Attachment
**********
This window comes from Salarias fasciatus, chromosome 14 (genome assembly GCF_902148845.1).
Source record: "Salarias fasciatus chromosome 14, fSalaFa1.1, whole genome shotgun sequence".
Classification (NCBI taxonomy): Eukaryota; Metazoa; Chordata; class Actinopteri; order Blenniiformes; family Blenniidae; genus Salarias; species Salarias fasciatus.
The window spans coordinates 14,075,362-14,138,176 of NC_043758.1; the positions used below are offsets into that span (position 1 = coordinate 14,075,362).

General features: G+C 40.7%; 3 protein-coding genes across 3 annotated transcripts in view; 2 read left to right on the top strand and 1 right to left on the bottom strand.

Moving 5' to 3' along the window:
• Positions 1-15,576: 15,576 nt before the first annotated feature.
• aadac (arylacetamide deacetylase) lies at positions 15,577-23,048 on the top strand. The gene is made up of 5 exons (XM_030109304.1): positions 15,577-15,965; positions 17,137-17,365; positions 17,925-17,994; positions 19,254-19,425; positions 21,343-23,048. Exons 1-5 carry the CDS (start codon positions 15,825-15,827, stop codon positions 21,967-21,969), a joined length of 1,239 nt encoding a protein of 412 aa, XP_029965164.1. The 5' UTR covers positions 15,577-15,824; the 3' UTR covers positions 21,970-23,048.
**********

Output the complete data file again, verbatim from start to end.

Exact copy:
This window comes from Salarias fasciatus, chromosome 14 (genome assembly GCF_902148845.1).
Source record: "Salarias fasciatus chromosome 14, fSalaFa1.1, whole genome shotgun sequence".
Classification (NCBI taxonomy): Eukaryota; Metazoa; Chordata; class Actinopteri; order Blenniiformes; family Blenniidae; genus Salarias; species Salarias fasciatus.
The window spans coordinates 14,075,362-14,138,176 of NC_043758.1; the positions used below are offsets into that span (position 1 = coordinate 14,075,362).

General features: G+C 40.7%; 3 protein-coding genes across 3 annotated transcripts in view; 2 read left to right on the top strand and 1 right to left on the bottom strand.

Moving 5' to 3' along the window:
• Positions 1-15,576: 15,576 nt before the first annotated feature.
• aadac (arylacetamide deacetylase) lies at positions 15,577-23,048 on the top strand. The gene is made up of 5 exons (XM_030109304.1): positions 15,577-15,965; positions 17,137-17,365; positions 17,925-17,994; positions 19,254-19,425; positions 21,343-23,048. Exons 1-5 carry the CDS (start codon positions 15,825-15,827, stop codon positions 21,967-21,969), a joined length of 1,239 nt encoding a protein of 412 aa, XP_029965164.1. The 5' UTR covers positions 15,577-15,824; the 3' UTR covers positions 21,970-23,048.